There are several sources from which you can get a rabbit, including pet shops, humane societies, breeders, and rescue organizations. Questions you will want to consider before choosing a rabbit include who will the rabbit be a pet for; what size, color, and type of fur do you prefer; and where will you keep your rabbit. When selecting a rabbit, make sure the animal is healthy and that its environment is clean. Ask what type of diet the rabbit has been fed and how it was reared and handled. Rabbits are most active in the early morning and evening hours, so visiting at that time of day may give you a better picture of the rabbit's temperament.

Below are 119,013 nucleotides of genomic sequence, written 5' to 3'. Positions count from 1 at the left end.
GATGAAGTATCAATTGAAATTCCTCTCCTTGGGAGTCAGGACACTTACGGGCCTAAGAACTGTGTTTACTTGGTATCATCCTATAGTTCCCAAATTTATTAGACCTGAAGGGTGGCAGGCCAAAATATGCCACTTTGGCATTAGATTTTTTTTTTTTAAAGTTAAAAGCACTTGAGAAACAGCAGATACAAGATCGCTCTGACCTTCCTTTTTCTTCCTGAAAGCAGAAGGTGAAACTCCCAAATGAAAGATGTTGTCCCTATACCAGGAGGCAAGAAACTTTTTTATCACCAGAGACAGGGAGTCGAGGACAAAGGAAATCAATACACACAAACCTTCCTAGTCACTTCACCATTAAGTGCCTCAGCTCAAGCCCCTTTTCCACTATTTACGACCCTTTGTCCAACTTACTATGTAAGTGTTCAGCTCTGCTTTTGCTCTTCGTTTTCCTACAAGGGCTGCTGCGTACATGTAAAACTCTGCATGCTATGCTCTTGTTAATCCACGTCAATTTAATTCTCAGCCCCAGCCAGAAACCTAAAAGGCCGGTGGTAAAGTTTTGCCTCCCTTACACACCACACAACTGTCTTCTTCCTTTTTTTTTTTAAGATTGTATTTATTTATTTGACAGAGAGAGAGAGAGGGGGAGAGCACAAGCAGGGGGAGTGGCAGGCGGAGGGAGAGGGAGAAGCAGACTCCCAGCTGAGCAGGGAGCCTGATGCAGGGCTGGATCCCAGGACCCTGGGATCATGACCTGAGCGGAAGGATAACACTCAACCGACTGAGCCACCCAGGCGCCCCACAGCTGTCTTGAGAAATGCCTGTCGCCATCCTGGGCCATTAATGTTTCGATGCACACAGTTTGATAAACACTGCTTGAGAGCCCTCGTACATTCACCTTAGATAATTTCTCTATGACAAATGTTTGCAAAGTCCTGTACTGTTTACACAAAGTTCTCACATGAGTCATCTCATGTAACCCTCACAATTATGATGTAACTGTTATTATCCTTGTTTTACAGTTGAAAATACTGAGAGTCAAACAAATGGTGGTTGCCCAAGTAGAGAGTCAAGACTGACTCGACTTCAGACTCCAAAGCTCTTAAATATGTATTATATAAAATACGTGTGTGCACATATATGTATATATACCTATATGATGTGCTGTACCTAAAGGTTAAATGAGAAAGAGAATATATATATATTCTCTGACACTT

A healthy rabbit should have well-groomed, shiny fur with no bare patches or obvious wounds. Fur that is wet or matted, especially around the chin or the vent, may be a sign of medical problems. There should be no discharge from the eyes or nose, and no discharge or crusting in the ears. Rabbits that are healthy are usually alert and curious when active. They should not be reluctant to move and should not show any lameness or stiffness.
Last full review/revision July 2011 by Diane McClure, DVM, PhD, DACLAM